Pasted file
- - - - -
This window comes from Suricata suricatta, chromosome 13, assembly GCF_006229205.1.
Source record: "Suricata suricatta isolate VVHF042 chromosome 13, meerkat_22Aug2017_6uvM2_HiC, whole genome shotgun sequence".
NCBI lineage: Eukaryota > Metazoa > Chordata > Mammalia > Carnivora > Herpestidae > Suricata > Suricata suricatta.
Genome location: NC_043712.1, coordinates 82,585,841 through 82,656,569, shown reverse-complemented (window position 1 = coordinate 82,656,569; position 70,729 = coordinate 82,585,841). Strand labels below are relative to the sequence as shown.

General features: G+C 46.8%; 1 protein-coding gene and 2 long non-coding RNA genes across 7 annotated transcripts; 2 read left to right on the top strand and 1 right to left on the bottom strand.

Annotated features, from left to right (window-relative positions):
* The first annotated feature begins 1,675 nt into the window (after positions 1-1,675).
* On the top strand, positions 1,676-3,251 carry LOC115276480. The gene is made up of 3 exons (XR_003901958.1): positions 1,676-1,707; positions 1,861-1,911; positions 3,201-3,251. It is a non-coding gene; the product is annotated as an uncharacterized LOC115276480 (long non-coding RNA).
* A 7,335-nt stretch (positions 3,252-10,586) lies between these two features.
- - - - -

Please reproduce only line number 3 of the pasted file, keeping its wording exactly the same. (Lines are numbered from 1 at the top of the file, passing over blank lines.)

NCBI lineage: Eukaryota > Metazoa > Chordata > Mammalia > Carnivora > Herpestidae > Suricata > Suricata suricatta.